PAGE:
Low oxygen levels may decrease life-saving protein in spinal muscular atrophy

August 21, 2012

MedicalXpress (in Genetics) | August 21, 2012

Investigators at Nationwide Children’s Hospital may have discovered a biological explanation for why low levels of oxygen advance spinal muscular atrophy (SMA) symptoms and why breathing treatments help SMA patients live longer. The findings appear in Human Molecular Genetics.

SMA is a progressive neurodegenerative disease that causes muscle damage and weakness leading to death. Respiratory support is one of the most common treatment options for severe SMA patients since respiratory deficiencies increase as the disease progresses. Clinicians have found that successful oxygen support can allow patients with severe SMA to live longer. However, the biological relationship between SMA symptoms and low oxygen levels isn’t clear.

To better understand this relationship, investigators at Nationwide Children’s Hospital examined gene expression within a mouse model of severe SMA. “We questioned whether low levels of oxygen linked to biological stress is a component of SMA disease progression and whether these low oxygen levels could influence how the SMN2 gene is spliced,” says Dawn Chandler, PhD, principal investigator in the Center for Childhood Cancer and Blood Diseases at The Research Institute at Nationwide Children’s Hospital.

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New method enables sequencing of fetal genomes using only maternal blood sample

July 18, 2012

New method enables sequencing of fetal genomes using only maternal blood sample

Stanford School of Medicine | July 4, 2012 | By Krista Conger

Researchers at Stanford University have for the first time sequenced the genome of an unborn baby using only a blood sample from the mother.

The findings from the new approach, published July 4 in Nature, are related to research that was reported a month ago from the University of Washington. That research used a technique previously developed at Stanford to sequence a fetal genome using a blood sample from the mother, plus DNA samples from both the mother and father.

The whole genome sequencing in the new Stanford study, however, did not require DNA from the father — a significant advantage when a child’s true paternity may not be known (a situation estimated to affect as many as one in 10 births in this country) or the father may be unavailable or unwilling to provide a sample. The technique brings fetal genetic testing one step closer to routine clinical use.

“We’re interested in identifying conditions that can be treated before birth, or immediately after,” said Stephen Quake, PhD, the Lee Otterson Professor in the School of Engineering and professor of bioengineering and of applied physics. “Without such diagnoses, newborns with treatable metabolic or immune system disorders suffer until their symptoms become noticeable and the causes determined.” Quake is the senior author of the research. Former graduate student H. Christina Fan, PhD, now a senior scientist at ImmuMetrix, and current graduate student Wei Gu are co-first authors of the article.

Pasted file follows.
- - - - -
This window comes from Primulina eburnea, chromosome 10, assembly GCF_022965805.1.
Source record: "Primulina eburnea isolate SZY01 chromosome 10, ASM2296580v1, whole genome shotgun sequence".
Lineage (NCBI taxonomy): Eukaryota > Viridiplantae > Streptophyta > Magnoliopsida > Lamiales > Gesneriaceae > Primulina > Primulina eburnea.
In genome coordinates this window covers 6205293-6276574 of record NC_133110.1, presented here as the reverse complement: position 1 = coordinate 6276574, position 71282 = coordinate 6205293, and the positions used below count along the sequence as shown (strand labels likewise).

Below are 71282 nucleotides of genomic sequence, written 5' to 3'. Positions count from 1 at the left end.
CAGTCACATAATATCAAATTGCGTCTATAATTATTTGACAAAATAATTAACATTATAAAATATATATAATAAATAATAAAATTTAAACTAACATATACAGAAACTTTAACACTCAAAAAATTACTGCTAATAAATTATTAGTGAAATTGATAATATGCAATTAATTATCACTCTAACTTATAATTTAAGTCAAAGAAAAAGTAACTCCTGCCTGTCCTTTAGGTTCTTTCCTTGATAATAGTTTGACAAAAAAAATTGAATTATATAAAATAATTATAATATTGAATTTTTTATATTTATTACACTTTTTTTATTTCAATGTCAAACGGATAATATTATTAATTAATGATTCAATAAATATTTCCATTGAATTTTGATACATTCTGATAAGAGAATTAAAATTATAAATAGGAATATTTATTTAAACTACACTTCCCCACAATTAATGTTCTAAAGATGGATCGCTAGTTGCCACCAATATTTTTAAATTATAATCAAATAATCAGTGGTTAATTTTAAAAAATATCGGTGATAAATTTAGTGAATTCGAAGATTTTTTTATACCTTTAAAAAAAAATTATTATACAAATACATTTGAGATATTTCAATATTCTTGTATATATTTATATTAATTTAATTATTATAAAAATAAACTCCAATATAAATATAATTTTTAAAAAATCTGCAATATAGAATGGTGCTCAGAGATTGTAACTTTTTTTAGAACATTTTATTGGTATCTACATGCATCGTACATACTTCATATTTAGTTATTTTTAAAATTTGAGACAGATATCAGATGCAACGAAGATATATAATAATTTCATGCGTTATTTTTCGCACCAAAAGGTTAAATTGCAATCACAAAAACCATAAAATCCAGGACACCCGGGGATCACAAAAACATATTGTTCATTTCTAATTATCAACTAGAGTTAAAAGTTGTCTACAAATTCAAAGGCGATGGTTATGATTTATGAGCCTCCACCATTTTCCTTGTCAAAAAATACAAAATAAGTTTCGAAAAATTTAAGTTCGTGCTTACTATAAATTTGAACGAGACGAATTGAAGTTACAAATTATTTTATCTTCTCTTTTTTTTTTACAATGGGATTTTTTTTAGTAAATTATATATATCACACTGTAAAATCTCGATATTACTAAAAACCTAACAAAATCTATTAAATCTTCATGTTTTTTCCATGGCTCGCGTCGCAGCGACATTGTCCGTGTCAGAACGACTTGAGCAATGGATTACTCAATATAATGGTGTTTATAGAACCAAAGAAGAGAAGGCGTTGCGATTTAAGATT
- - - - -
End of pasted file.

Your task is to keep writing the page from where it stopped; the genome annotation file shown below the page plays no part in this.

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Gene Therapy Treatment Extends Lives of Mice With Fatal Disease

July 16, 2012

Gene Therapy Treatment Extends Lives of Mice With Fatal Disease

A team of University of Missouri researchers has found that introducing a missing gene into the central nervous system could help extend the lives of patients with Spinal Muscular Atrophy (SMA) — the leading genetic cause of infantile death in the world.

SMA is a rare genetic disease that is inherited by one in 6,000 children who often die young because there is no cure. Children who inherit SMA are missing a gene that produces a protein which directs nerves in the spine to give commands to muscles.

The MU team, led by Christian Lorson, professor in the Department of Veterinary Pathobiology and the Department of Molecular Microbiology and Immunology, introduced the missing gene into mice born with SMA through two different methods: intravenously and directly into the mice’s central nervous systems. While both methods were effective in extending the lives of the mice, Lorson found that introducing the missing gene directly into the central nervous system extended the lives of the mice longer.

“Typically, mice born with SMA only live five or six days, but by introducing the missing SMN gene into the mice’s central nervous systems, we were able to extend their lives 10-25 days longer than SMA mice who go untreated,” said Lorson, who works in the MU Bond Life Sciences Center and the College of Veterinary Medicine. “While this system is still not perfect, what our study did show is that the direct administration of the missing gene into the central nervous system provides some degree of rescue and a profound extension of survival.”

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Research suggests new cause to blame for spinal muscular atrophy

July 10, 2012

Research suggests new cause to blame for spinal muscular atrophy

Medicalxpress.com | June 21, 2012

Over 15 years ago, researchers linked a defect in a gene called survival motor neuron — or SMN — with the fatal disease spinal muscular atrophy. Because SMN had a role in assembling the intracellular machinery that processes genetic material, it was assumed that faulty processing was to blame.

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Researchers, with stem cells, advance understanding of spinal muscular atrophy

July 10, 2012

Medicalxpress.com | June 20, 2012

Cedars-Sinai’s Regenerative Medicine Institute has pioneered research on how motor-neuron cell-death occurs in patients with spinal muscular atrophy, offering an important clue in identifying potential medicines to treat this leading genetic cause of death in infants and toddlers.

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Families of SMA Awards New Funding to Advance a CNS Delivered Gene Therapy for Spinal Muscular Atrophy

May 5, 2012

Families of SMA Awards New Funding to Advance a CNS Delivered Gene Therapy for Spinal Muscular Atrophy

Press Release | May 3, 2012

Families of SMA is pleased to announce the award of up to $750,000 for an important new grant to Dr. Brian Kaspar at Nationwide Children’s Hospital. This award will support preclinical development of a CNS-delivered Gene Therapy for Spinal Muscular Atrophy. With funding from FSMA, Dr. Kaspar’s team will initiate the studies needed for an Investigational New Drug (IND) application for this therapy to the Food and Drug Administration (FDA).